Posted on Tuesday, September 15th, 2009 by Russ Fischer
OK, so JJ Abrams, Roberto Orci, Alex Kurtzman and a talented cast (to whom, if things are really fair, a lot of the credit must be given) successfully rebooted Star Trek. Obviously there will be another film, and if nearly thirty years of films in the franchise have taught us anything, it is that making a crappy Trek film is all too easy. So what next for the series? More Shakespeare? Or something else? Based on recent comments, it sounds like Star Trek 2 (or whatever it will be called) could get all sorts of modern, at least from a thematic standpoint.
Trek has done allegory in the past, though often much more successfully in the various series than in the films. Based on what he told the LA Times, JJ Abrams is actively thinking about the thematic point of the second film, having done so well setting up the characters in this year’s chapter.
[The next film] needs to tell a story that has connection to what is familiar and what is relevant. It also needs to tell it in a spectacular way that hides the machinery and in a primarily entertaining and hopefully moving story. There needs to be relevance, yes, and that doesn’t mean it should be pretentious. If there are simple truths — truths connected to what we live — that elevates any story — that’s true with any story.
But just because the story has to be relevant doesn’t mean it will be directly linked to current events and/or political topics. (Which can have exactly the opposite effect of making the film relevant, instead making it feel tremendously dated.) But evidently someone wants the series to deal with real current issues, and they’ve said as much to the team. Orci tells the LAT:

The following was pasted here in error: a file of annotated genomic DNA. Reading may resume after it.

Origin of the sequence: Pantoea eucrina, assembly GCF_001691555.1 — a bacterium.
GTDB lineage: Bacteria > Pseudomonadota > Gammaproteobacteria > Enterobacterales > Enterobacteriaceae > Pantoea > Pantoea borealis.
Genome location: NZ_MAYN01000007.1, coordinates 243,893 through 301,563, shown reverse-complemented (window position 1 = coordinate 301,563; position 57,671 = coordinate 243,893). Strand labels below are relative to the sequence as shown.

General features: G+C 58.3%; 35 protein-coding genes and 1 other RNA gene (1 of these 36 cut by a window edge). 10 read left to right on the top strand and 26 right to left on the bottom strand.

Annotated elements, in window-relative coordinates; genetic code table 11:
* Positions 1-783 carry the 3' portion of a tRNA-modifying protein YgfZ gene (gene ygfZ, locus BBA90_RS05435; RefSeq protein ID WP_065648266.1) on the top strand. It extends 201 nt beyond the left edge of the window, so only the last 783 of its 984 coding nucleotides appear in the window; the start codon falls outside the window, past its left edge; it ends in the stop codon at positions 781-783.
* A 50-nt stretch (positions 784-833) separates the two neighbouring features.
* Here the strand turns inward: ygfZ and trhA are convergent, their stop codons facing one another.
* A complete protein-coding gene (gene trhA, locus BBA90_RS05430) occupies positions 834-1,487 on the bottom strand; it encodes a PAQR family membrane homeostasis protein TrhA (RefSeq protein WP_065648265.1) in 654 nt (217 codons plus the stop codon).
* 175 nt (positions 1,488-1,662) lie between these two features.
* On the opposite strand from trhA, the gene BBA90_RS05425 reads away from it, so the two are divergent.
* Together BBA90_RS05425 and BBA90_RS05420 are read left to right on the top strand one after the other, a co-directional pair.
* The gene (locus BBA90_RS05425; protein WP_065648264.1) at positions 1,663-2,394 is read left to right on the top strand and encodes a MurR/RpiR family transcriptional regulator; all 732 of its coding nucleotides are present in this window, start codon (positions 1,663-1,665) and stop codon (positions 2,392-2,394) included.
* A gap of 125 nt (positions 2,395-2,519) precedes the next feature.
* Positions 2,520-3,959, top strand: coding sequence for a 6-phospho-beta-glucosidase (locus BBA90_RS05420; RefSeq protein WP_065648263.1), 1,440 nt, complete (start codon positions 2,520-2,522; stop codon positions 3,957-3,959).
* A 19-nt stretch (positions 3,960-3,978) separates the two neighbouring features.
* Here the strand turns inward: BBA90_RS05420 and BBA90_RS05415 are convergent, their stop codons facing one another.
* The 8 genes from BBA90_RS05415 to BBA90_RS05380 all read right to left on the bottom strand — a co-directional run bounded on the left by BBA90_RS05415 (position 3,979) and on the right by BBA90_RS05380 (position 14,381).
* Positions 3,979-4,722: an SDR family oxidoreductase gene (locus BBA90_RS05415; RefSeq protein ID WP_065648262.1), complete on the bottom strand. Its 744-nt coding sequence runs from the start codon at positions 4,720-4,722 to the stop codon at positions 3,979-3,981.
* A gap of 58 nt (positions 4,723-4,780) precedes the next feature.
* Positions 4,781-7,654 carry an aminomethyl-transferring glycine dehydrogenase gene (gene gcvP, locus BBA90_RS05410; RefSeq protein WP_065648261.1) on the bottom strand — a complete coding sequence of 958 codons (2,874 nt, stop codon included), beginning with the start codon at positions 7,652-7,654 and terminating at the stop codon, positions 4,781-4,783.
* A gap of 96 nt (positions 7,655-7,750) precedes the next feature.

…one of the things we heard was, ‘Make sure the next one deals with modern-day issues.’ We’re trying to keep it as up-to-date and as reflective of what’s going on today as possible. So that’s one thing, to make it reflect the things that we are all dealing with today.
Problem there is that as soon as they start tackling ‘real issues’, those things can seem a lot more important than just telling a proper story. Fall into that trap, and suddently Trek is exactly where Abrams said it wouldn’t be: pretentious. Not that it’s an unavoidable trap; all the team has to do is look to the recent Battlestar Galactica series to see how modern political and wartime issues can be tackled by science fiction. That first-season episode with Starbuck interrogating the Callum Keith Rennie Cylon? Frakkin’ fantastic. But Galactica‘s luxury was the timespan of a recurring episodic structure. What two-hour story do you write for Trek 2 that deals intelligently with modern issues without feeling clumsy, obvious and self-important? Can’t wait to see where they take this one. Me, I’d be perfectly happy with a decent adventure story.Cool Posts From Around the Web: